Another group of Italian researchers sought to test a high-temperature processing method, in an attempt to see whether it is possible to achieve much faster production. The authors suggested that technology-driven processing protocols must be developed for jellyfish products to meet food safety rules. The researchers also claim that new techniques could help in overcoming neophobia towards jellyfish as a food and to kick start a new culinary tradition in Europe. The proposed processing method was shown not to reduce the radical scavenging (antioxidant) properties of the studied jellyfish. However, the three tested Mediterranean jellyfish species were not equally compatible with the proposed methods, mainly concerning varying efficacies in retaining protein and phenolic contents.
Jellyfish Troubles In The Wild
Jellyfish “blooms” are on the rise, where thousands of individuals are observed in groups. Some researchers suggest that overfishing in the oceans is to be blamed – with many of our target fishes being notorious predators of jellyfishes. More and more efforts are now directed at tracking jellyfish populations in attempts to better understand why such formations are much more frequent nowadays and what effect this may have on an ecosystem level. A past summary on Faunalytics reveals that worldwide populations of jellyfishes are growing. Researchers even resorted to making use of citizen science, to record sightings of jellyfishes via a database called Jellywatch, as besides interference with the tourism industry, such shifts in fauna may lead to marine biodiversity losses, too.
Obviously, with more and more jellyfishes out in our oceans and seas, and especially not too far out offshore, more of these animals are bound to fall victim to by-catch. A team of U.S. researchers noted that catching large jellyfish in fishing nets was rare before the 70s. Since 2007, on the other hand, it has not been uncommon to capture three times as many jellyfish in weight than that of commercial, target fishes. The researchers highlight how serious the effects of fishing unsustainably can be on a given ecosystem, mainly via reducing the stability of the natural system and its resilience to external pressures, in this case – our unsatiable appetites. Living in the vicinity of people may pose yet another danger for jellyfishes – noise. In a 2016 study, researchers from Spain and France highlighted that despite ever-rising, albeit poorly regulated, levels of anthropogenic noise in marine environments, we are still unsure what effect noise pollution has on soft-bodied aquatic animals such as cephalopods and cnidarians. Via microscopy, the researchers were able to record that physical damage to bodily jellyfish tissues is induced by acoustic trauma. Some jellyfishes are observed to sense distances and by doing so, avoid stranding. This is believed to be possible due to sensitivity to water pressure changes or water turbulence. It makes sense that this sensory capacity of theirs has a safe threshold, too, one that’s at risk in noisy waters.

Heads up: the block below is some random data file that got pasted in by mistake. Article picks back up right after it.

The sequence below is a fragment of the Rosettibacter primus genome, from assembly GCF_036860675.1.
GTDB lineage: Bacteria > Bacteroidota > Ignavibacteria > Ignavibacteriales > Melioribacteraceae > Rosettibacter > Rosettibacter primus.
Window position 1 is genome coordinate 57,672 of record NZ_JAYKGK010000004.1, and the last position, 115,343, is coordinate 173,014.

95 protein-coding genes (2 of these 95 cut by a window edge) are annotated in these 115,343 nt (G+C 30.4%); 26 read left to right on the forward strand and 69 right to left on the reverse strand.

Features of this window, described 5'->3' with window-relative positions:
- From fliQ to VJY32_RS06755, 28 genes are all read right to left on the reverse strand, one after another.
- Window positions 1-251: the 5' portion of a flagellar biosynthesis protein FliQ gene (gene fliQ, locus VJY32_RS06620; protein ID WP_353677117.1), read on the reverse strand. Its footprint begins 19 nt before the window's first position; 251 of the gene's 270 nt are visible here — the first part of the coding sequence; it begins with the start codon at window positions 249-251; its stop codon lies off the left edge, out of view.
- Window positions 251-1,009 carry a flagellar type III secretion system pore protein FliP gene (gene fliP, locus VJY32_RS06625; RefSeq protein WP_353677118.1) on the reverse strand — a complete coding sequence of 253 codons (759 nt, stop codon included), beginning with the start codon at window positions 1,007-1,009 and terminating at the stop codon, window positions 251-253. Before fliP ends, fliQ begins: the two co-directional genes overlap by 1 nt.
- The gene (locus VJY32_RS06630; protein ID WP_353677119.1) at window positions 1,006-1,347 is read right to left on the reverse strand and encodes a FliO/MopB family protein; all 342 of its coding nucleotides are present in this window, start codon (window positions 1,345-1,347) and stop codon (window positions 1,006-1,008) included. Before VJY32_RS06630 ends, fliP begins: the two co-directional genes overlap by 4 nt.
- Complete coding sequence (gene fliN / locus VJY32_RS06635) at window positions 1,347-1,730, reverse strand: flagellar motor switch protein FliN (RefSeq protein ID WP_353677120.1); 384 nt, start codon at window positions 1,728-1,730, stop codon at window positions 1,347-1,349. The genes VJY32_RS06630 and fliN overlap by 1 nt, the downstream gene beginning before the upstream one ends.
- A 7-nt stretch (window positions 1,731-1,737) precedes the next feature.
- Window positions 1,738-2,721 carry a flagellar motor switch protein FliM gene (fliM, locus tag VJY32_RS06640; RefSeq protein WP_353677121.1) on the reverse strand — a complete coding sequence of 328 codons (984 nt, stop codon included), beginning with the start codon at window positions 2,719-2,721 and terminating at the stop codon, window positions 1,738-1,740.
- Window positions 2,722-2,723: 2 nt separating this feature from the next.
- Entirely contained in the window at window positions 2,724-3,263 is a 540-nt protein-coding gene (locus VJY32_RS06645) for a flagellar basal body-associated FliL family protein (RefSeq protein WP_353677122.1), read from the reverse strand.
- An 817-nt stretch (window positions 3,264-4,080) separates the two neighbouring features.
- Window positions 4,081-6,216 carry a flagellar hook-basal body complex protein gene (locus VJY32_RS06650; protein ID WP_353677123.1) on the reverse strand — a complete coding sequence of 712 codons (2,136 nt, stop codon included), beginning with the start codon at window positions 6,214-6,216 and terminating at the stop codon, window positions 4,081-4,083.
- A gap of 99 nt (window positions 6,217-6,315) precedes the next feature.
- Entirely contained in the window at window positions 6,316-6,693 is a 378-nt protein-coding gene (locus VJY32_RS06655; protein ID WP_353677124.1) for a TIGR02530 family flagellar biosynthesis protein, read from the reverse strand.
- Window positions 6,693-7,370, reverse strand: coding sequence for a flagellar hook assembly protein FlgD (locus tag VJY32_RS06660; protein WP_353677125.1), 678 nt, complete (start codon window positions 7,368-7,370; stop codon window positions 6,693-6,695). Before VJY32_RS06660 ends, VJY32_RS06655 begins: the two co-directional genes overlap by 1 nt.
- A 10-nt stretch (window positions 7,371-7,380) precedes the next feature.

With all of this in mind, it is clear that we might be going down a bad road by allowing the commercialization of jellyfish capture or farming for human consumption. There are simply too many question marks — we do not understand the animals enough to be certain of how to ensure their wellbeing in a farming context, and as animal advocates, this is still a potential industry we can prevent from coalescing.
Animal advocates should push for evidence when exposed to the question of whether humans should be eating or otherwise exploiting jellyfishes. Do they feel pain? Perhaps not in the way that we think of it. Is it clear that they want to survive? Absolutely. Do we know what it is like to be a jellyfish or whether they can suffer? Not yet. It might be very difficult to inspire compassion for beings so different from us, as jellyfishes are. However, given the vast number of individual animals that would be killed, this serves as a classic example of the need for the precautionary principle. Absence of evidence is not evidence of absence, after all.